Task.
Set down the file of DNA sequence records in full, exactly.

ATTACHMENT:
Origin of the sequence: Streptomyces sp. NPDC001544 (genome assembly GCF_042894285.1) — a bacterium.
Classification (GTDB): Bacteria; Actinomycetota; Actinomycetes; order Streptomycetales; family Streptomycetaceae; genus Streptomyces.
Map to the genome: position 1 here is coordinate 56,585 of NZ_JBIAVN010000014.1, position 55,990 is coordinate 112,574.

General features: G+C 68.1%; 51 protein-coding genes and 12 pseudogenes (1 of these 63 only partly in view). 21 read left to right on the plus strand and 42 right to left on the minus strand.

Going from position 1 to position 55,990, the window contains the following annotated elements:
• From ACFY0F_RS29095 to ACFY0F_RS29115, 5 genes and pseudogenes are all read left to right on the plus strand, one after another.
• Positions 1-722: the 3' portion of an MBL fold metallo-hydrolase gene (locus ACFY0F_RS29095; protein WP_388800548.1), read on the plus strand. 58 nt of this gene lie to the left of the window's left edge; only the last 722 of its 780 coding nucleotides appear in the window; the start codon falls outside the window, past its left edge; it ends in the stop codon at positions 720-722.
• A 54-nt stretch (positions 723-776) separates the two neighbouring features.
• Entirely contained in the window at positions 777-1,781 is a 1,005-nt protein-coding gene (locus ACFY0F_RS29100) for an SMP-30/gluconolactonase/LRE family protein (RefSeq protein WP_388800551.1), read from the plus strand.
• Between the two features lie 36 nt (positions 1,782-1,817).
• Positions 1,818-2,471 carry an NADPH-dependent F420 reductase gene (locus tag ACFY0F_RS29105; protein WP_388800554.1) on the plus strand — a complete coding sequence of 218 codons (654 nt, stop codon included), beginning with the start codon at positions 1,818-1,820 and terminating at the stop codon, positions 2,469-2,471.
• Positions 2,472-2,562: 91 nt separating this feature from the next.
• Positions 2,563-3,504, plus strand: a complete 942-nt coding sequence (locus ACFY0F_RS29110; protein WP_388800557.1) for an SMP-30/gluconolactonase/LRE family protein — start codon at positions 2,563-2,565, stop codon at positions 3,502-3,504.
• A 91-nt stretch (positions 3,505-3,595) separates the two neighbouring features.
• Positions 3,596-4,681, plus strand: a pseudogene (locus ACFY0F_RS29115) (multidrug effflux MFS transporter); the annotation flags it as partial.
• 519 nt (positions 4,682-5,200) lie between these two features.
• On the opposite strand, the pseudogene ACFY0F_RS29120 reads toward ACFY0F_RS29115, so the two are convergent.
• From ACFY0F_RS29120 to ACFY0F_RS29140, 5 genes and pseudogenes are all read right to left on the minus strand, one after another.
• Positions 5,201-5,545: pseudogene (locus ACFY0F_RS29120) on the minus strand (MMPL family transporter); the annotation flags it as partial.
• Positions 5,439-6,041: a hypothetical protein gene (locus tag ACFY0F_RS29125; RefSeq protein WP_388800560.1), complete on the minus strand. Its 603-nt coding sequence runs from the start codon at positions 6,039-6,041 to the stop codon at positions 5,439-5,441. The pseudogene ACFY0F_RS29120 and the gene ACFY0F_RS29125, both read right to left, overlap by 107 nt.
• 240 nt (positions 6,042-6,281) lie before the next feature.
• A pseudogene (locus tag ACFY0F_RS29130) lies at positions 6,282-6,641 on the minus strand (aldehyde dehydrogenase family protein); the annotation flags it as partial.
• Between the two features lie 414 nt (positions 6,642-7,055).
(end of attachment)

Origin of the sequence: Streptomyces sp. NPDC001544 (genome assembly GCF_042894285.1) — a bacterium.
Classification (GTDB): Bacteria; Actinomycetota; Actinomycetes; order Streptomycetales; family Streptomycetaceae; genus Streptomyces.
Map to the genome: position 1 here is coordinate 56,585 of NZ_JBIAVN010000014.1, position 55,990 is coordinate 112,574.

General features: G+C 68.1%; 51 protein-coding genes and 12 pseudogenes (1 of these 63 only partly in view). 21 read left to right on the plus strand and 42 right to left on the minus strand.

Going from position 1 to position 55,990, the window contains the following annotated elements:
• From ACFY0F_RS29095 to ACFY0F_RS29115, 5 genes and pseudogenes are all read left to right on the plus strand, one after another.
• Positions 1-722: the 3' portion of an MBL fold metallo-hydrolase gene (locus ACFY0F_RS29095; protein WP_388800548.1), read on the plus strand. 58 nt of this gene lie to the left of the window's left edge; only the last 722 of its 780 coding nucleotides appear in the window; the start codon falls outside the window, past its left edge; it ends in the stop codon at positions 720-722.
• A 54-nt stretch (positions 723-776) separates the two neighbouring features.
• Entirely contained in the window at positions 777-1,781 is a 1,005-nt protein-coding gene (locus ACFY0F_RS29100) for an SMP-30/gluconolactonase/LRE family protein (RefSeq protein WP_388800551.1), read from the plus strand.
• Between the two features lie 36 nt (positions 1,782-1,817).
• Positions 1,818-2,471 carry an NADPH-dependent F420 reductase gene (locus tag ACFY0F_RS29105; protein WP_388800554.1) on the plus strand — a complete coding sequence of 218 codons (654 nt, stop codon included), beginning with the start codon at positions 1,818-1,820 and terminating at the stop codon, positions 2,469-2,471.
• Positions 2,472-2,562: 91 nt separating this feature from the next.
• Positions 2,563-3,504, plus strand: a complete 942-nt coding sequence (locus ACFY0F_RS29110; protein WP_388800557.1) for an SMP-30/gluconolactonase/LRE family protein — start codon at positions 2,563-2,565, stop codon at positions 3,502-3,504.
• A 91-nt stretch (positions 3,505-3,595) separates the two neighbouring features.
• Positions 3,596-4,681, plus strand: a pseudogene (locus ACFY0F_RS29115) (multidrug effflux MFS transporter); the annotation flags it as partial.
• 519 nt (positions 4,682-5,200) lie between these two features.
• On the opposite strand, the pseudogene ACFY0F_RS29120 reads toward ACFY0F_RS29115, so the two are convergent.
• From ACFY0F_RS29120 to ACFY0F_RS29140, 5 genes and pseudogenes are all read right to left on the minus strand, one after another.
• Positions 5,201-5,545: pseudogene (locus ACFY0F_RS29120) on the minus strand (MMPL family transporter); the annotation flags it as partial.
• Positions 5,439-6,041: a hypothetical protein gene (locus tag ACFY0F_RS29125; RefSeq protein WP_388800560.1), complete on the minus strand. Its 603-nt coding sequence runs from the start codon at positions 6,039-6,041 to the stop codon at positions 5,439-5,441. The pseudogene ACFY0F_RS29120 and the gene ACFY0F_RS29125, both read right to left, overlap by 107 nt.
• 240 nt (positions 6,042-6,281) lie before the next feature.
• A pseudogene (locus tag ACFY0F_RS29130) lies at positions 6,282-6,641 on the minus strand (aldehyde dehydrogenase family protein); the annotation flags it as partial.
• Between the two features lie 414 nt (positions 6,642-7,055).